Local Teenagers Who Have Saved Lives Via CPR Will Be Honored At This Year's Rose Parade
More and more teenagers are able to save lives via CPR and some of them will be celebrated at an annual parade. The Rose Parade this year is said to celebrate their local teens.
Daily News reported that the float for these teenagers will be called "Keep the Beat Alive." The honoring comes after the passage of a new California law that will provide CPR training to high school students yearly.
Julie Carruthers, a member of the American Heart Association board, said in a statement that they want everyone in the world to know CPR. The newly-passed law will allow a number of people, who will be able to know CPR and apply it in the future, to grow.
Carruthers added that around 70 percent of people who experience cardiac arrest could have been saved but they did not get their heart massaged. Chest compressions, without mouth-to-mouth CPR, will also be part of the program and it could also save lives.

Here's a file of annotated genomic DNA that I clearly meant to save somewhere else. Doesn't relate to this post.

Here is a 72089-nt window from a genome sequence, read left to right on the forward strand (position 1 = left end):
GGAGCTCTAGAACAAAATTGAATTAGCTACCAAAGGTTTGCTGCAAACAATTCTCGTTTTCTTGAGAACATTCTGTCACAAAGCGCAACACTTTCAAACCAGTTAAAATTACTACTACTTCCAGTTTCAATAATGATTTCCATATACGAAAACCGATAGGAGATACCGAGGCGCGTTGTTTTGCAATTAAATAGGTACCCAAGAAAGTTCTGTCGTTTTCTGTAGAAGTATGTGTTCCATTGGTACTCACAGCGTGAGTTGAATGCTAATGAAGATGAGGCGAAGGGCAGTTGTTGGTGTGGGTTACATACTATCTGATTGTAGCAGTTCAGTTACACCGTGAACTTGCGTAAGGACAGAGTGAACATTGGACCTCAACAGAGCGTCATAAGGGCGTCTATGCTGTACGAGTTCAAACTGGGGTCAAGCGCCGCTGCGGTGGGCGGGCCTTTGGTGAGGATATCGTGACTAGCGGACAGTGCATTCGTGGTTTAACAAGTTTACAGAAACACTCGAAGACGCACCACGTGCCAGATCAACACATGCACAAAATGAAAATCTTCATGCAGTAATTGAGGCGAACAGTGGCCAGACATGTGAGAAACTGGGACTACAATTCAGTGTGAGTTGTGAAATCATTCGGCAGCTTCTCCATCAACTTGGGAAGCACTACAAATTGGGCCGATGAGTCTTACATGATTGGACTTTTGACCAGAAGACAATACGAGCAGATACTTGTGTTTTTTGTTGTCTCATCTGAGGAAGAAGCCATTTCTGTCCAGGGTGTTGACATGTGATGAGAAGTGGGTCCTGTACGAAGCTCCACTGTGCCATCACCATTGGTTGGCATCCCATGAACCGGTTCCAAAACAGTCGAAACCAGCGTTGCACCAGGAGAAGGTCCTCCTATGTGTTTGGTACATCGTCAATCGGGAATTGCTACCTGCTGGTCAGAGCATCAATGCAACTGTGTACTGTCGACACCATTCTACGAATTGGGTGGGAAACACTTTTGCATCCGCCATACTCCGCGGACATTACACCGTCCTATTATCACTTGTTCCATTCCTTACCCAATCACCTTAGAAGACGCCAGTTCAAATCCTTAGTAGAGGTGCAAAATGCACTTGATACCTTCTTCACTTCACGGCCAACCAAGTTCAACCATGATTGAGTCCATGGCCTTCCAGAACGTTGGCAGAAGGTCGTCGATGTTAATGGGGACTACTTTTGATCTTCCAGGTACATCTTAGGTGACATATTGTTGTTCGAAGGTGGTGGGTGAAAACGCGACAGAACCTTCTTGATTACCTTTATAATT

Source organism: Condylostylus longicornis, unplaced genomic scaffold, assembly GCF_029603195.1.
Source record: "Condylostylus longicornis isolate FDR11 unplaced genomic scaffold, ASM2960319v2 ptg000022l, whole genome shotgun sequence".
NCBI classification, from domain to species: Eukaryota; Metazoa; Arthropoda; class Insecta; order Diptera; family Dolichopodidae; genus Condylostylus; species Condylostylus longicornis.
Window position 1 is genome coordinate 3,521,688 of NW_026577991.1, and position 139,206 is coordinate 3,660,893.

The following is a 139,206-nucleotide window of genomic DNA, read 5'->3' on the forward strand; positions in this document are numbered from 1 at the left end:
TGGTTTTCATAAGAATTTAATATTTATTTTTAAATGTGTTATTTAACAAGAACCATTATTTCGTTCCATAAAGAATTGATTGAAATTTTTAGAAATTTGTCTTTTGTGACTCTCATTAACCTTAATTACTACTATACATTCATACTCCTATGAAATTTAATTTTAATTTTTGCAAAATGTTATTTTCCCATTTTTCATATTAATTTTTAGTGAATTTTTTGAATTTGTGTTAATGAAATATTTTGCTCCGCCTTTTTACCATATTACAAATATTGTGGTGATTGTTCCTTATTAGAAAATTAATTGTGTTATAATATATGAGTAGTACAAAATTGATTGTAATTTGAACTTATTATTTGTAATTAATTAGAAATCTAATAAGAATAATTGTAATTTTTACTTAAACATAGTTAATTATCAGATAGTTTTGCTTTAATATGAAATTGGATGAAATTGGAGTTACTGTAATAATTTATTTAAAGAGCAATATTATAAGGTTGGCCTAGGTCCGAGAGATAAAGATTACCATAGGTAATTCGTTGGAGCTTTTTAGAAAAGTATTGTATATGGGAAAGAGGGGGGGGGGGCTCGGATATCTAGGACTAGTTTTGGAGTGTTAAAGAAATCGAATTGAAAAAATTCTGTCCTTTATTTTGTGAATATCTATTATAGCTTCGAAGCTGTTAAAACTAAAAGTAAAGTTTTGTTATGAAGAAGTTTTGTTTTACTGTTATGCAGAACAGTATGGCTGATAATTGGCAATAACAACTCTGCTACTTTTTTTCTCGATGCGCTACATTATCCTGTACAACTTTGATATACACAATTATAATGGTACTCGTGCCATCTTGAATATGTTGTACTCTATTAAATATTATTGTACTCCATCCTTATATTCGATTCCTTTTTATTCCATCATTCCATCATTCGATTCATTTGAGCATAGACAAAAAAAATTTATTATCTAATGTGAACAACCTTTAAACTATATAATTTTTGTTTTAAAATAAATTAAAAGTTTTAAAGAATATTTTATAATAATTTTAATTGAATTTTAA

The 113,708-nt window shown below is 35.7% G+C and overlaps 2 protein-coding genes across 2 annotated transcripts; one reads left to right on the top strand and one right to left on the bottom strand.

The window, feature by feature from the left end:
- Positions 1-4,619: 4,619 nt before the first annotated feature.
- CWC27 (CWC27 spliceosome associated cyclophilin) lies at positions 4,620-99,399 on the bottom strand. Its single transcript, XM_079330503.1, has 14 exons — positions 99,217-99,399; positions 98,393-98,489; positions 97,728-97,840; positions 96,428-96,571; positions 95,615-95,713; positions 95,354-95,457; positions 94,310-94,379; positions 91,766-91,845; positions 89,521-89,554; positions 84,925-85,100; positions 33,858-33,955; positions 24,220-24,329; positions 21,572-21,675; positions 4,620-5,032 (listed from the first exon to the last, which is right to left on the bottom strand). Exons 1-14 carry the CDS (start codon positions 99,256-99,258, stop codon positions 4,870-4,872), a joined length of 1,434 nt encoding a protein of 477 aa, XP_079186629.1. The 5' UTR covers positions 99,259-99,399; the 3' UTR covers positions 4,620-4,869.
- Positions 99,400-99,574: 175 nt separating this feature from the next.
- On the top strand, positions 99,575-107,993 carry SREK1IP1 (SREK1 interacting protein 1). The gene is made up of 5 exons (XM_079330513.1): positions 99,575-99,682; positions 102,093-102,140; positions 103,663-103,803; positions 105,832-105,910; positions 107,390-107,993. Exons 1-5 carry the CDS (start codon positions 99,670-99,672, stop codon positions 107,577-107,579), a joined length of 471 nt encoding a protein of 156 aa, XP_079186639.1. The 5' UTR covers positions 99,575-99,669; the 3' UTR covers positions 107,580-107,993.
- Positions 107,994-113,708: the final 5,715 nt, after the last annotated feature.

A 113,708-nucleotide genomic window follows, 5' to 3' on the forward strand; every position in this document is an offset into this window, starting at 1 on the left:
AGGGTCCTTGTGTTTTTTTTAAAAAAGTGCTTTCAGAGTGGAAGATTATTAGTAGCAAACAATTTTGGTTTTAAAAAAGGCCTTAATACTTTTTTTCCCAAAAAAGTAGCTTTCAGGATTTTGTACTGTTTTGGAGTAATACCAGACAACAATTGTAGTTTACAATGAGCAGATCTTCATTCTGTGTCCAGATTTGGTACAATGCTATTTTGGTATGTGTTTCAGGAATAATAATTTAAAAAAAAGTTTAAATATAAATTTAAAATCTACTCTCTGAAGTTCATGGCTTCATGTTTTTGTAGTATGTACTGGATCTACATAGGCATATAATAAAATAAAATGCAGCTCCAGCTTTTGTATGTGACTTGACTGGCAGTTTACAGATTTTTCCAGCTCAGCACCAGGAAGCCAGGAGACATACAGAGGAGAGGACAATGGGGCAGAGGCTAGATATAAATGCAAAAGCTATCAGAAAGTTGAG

Eighty percent of cardiac arrests also take place at homes so having at least one person per household who knows CPR could save lives. Carruthers added CPR is a simple technique but it is extremely effective.
The program will then require high school students to go home and teach the technique to three more people. It is required that students undergo the program and will be available in 28 states.
The Rose Parade will be on Jan. 2. One of the people saved via CPR was identified as Melissa Ziebell of Pasadena. She will be riding the float in the upcoming parade.
More on the Rose Parade, Whittier Daily News reported that tickets could be purchased via www.sharpseating.com. Fruits, seeds, grass and flowers will be seen being placed on the floats by professionals and volunteers.
The floats could also be seen after the parade. The viewing will run from 1 to 4 p.m. on Jan. 2 and 9 a.m. to 4 p.m. on Jan. 3. General admission is at $13 per person and children five years old and below will be given free entrance.